Outside storms are raging and fall's rain is poring, but I'm somewhere else. I'm strolling down "Blessing Avenue, lovers they walk by, holding hands two by two, a breeze crosses the porch, bicycle spokes spin 'round, my jackets on, I'm out the door, and tonight I'm gonna burn this town down". With the drapes down in my living room, it's summer in my mind as Springsteen sings those exact words.
Bruce's album "Magic" hit the stores in the tail end of the summer. "Radio Nowhere" was the first obvious single as fans were screaming for some hard rocking sounds. Springsteen had just delivered two albums delving deep into the folkie inside of him. Some of his more Rock oriented fans were becoming impatient. They needed the heart stopping, pants dropping, earth shattering, hard rocking, hips shaking, earth quaking, nerve breaking, Viagra taking, history making, legendary E-Street Band back on the road. After all this could be the final time round all of them are fit enough to tour. His fans needed that Magic in the night as only the E-Street boys can deliver. "Radio Nowhere" was the obvious choice to get Bruce and the boys blasting over the airwaves again.
"Long Walk Home" became the second video shortly after "Radio Nowhere", but "Girls In Their Summer Clothes" became the second radio single. "Magic" as an album is very much a tribute to the day the 45 was king. The record is filled with singles that hark back to the Byrds, the Beach Boys, the Drifters and the Beatles. "Magic" is Springsteen's tribute to the music he grew up on. Bruce and producer Brendan O'Brien managed to exploit the E-Street Band's talents to the max, creating Springsteen's first proper Wall of Sound album, in the tradition of Phil Spector, since Born to Run. Some may argue the production sounds muddy, but Magic is intended to be muddy. The album is cut and tailored for transistor radio. Magic needs to be heard on Vinyl over a portable Philips record player. Magic needs to come out of your cheap car stereo speakers at full blast, driving down the open road, to be fully appreciated.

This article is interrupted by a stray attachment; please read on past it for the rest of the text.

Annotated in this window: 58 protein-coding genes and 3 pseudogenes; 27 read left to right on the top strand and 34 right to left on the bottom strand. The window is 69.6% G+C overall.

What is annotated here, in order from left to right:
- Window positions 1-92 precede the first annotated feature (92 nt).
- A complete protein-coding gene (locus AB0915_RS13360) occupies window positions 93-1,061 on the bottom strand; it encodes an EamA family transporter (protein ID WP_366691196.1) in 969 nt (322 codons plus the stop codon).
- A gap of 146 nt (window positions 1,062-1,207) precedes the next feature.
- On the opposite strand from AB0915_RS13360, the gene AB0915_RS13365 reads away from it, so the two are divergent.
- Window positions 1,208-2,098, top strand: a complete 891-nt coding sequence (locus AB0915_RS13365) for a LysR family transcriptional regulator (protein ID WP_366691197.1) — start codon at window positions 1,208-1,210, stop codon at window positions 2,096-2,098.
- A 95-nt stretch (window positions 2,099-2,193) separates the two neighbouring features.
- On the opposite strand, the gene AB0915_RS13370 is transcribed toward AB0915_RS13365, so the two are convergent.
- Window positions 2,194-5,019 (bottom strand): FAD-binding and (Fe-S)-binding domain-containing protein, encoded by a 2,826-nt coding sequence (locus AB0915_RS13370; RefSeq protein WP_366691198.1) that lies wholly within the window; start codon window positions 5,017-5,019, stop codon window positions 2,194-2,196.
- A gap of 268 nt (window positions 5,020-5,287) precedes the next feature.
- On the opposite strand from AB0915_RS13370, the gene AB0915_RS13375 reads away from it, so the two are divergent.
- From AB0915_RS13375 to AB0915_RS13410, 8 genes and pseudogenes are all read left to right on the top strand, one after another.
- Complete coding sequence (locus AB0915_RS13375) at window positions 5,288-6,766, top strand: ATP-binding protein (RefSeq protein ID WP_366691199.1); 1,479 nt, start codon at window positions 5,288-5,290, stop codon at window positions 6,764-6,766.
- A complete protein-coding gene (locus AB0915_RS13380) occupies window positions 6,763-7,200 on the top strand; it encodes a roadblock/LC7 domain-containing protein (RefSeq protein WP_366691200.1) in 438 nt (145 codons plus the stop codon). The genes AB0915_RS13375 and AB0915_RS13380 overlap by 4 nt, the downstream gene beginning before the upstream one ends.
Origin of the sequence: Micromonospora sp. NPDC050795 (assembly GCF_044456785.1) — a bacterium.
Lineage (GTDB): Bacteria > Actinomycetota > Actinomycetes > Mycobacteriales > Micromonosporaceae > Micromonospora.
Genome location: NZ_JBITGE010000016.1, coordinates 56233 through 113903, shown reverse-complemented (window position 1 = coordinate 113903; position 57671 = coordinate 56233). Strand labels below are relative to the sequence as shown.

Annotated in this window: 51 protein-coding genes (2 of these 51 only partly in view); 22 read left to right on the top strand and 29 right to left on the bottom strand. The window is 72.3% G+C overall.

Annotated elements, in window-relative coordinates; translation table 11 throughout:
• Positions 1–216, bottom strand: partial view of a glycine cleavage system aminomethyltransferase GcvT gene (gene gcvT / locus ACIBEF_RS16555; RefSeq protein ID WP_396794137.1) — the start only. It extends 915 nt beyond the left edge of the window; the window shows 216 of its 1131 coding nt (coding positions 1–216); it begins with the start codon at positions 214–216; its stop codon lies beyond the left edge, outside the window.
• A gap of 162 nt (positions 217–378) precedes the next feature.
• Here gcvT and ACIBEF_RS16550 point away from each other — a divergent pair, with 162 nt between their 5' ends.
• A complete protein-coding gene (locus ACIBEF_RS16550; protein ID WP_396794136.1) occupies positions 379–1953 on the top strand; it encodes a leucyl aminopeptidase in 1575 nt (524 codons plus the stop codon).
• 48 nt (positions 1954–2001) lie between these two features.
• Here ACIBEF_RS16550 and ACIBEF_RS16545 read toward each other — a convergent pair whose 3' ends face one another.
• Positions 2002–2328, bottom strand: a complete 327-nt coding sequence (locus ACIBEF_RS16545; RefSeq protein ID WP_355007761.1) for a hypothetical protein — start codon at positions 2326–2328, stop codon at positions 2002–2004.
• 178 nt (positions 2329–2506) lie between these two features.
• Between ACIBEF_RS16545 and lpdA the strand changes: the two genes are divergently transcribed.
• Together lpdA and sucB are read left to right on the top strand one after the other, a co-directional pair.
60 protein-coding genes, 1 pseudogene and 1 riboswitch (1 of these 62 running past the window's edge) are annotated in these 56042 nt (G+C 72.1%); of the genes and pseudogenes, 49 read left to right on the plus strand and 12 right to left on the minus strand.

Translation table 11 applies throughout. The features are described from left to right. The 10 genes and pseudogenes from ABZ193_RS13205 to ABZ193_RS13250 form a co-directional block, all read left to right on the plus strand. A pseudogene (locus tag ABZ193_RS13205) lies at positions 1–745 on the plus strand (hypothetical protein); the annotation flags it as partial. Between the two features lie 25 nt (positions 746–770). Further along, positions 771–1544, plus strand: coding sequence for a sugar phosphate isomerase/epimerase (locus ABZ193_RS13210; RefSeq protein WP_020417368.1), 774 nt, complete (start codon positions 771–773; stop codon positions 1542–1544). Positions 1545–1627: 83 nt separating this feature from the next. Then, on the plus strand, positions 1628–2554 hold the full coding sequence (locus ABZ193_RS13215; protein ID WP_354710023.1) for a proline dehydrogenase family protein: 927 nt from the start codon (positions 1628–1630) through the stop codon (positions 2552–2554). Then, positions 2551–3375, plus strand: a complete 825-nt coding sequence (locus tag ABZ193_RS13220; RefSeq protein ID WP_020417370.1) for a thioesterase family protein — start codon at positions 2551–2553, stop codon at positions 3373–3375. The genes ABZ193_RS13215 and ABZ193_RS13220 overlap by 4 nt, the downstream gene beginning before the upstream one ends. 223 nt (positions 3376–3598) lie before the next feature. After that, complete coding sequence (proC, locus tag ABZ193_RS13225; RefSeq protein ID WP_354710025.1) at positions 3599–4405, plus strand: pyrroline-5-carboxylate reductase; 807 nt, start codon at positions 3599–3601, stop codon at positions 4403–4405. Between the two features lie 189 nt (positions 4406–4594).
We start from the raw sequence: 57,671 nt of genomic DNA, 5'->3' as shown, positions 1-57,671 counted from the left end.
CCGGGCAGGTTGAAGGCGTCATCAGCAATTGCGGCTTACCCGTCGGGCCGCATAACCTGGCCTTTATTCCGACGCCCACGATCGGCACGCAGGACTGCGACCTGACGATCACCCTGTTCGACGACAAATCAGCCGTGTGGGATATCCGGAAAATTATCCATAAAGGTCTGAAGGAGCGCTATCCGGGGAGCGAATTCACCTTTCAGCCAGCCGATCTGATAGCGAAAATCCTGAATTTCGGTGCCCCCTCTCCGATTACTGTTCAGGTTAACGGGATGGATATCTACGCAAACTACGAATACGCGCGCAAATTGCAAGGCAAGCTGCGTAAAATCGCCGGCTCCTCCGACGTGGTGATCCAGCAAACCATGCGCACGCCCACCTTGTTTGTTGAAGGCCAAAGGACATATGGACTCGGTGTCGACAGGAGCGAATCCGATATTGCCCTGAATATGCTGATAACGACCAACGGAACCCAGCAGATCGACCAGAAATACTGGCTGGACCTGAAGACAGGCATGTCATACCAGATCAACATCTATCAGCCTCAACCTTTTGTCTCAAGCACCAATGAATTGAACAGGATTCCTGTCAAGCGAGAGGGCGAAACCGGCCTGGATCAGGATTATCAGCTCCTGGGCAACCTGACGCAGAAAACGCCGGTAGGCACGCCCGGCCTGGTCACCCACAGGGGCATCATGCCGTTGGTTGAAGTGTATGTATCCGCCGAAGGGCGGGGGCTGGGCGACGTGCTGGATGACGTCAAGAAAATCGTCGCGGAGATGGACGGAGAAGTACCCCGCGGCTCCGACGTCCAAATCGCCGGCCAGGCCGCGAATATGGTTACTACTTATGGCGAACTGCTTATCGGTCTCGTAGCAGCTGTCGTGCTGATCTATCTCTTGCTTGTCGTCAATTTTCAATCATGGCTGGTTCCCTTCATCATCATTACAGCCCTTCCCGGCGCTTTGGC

In a sense "Girls In Their Summer Clothes" is the album's center piece. On Magic Bruce further pursued an abstract lyric style he first started to use on "The Rising". The album is filled with cryptic lyrics ("Living in the Future"), double intentions ("Magic") or clever John Kerry quotes ("Last to Die"). Grils is one of the few straight forward narratives on the album. The songs is a throw back to the classic Leiber & Stoller productions they did for the Drifters. Especially the "Winter Mix"of Girls has that subtle orchestrated feel to it that Leiber and Stoller excelled in. Listening to Girls, you can't help but wanting to spin "Under the Board Walk" or "On Broadway" next. "Girls in Their Summer Clothes" has that same and breezy feel to it mixed with that uneasy sense of blue. " She went away, she cut me like a knife, Hello beautiful thing, maybe you could save my life" sums up the core of the song. With that line Summer suddenly doesn't feel so light and breezy at all. With that line Springsteen also revisits his most melancholy and arguably best ballad, " 4th Of July, Asbury Park (Sandy)". It can hardly be an accident that Ben E King chose to cover that particular song a few years back on a Springsteen tribute album "One Step Up/Two Steps Back". Both songs put you right smack dab in the middle of an early sixties Billboard chart.
"Girls In Their Summer Clothes" may be a radio single, but unfortunately it isn't on the market for his fans as such. Both the album and his current single seem to scream for a classic 45rpm single, with a genuine B-side. It's a shame and a sin Springsteen sends you to iTunes for this gem.
" 4th Of July, Asbury Park (Sandy)"
"Girls In Their Summer Clothes (live)"
"Girls In Their Summer Clothes (Winter Mix)"